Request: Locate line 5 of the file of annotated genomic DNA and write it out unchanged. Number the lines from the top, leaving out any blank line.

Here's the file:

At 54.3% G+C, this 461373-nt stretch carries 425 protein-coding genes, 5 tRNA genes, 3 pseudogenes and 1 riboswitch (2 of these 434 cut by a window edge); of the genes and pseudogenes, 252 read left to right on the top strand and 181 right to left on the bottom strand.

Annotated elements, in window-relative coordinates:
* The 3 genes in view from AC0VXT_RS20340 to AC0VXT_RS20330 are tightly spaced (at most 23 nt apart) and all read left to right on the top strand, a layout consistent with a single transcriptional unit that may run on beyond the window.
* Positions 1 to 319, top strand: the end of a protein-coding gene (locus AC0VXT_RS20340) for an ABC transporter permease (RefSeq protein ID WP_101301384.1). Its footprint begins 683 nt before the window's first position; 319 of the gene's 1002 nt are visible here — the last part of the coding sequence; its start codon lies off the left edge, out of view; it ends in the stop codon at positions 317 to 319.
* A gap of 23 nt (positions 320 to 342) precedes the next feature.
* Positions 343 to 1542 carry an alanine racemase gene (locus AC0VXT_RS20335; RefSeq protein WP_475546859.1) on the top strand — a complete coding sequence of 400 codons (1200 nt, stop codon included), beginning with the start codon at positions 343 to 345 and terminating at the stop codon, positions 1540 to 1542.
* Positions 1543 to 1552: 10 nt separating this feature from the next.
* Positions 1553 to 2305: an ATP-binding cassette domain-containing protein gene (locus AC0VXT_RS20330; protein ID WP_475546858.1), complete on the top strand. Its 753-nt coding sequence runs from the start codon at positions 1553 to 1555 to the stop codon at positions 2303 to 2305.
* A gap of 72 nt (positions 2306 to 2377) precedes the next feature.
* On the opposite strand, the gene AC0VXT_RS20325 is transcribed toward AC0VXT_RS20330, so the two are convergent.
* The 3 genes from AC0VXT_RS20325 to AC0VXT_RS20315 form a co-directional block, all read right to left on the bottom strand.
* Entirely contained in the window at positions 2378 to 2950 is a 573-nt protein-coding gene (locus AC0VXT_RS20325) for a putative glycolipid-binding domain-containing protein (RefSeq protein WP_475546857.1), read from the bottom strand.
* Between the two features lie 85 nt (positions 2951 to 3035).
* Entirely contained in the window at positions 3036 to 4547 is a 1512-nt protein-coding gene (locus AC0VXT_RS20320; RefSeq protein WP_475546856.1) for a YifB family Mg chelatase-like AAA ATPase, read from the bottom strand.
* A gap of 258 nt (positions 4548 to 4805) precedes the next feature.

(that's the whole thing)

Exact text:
* A gap of 23 nt (positions 320 to 342) precedes the next feature.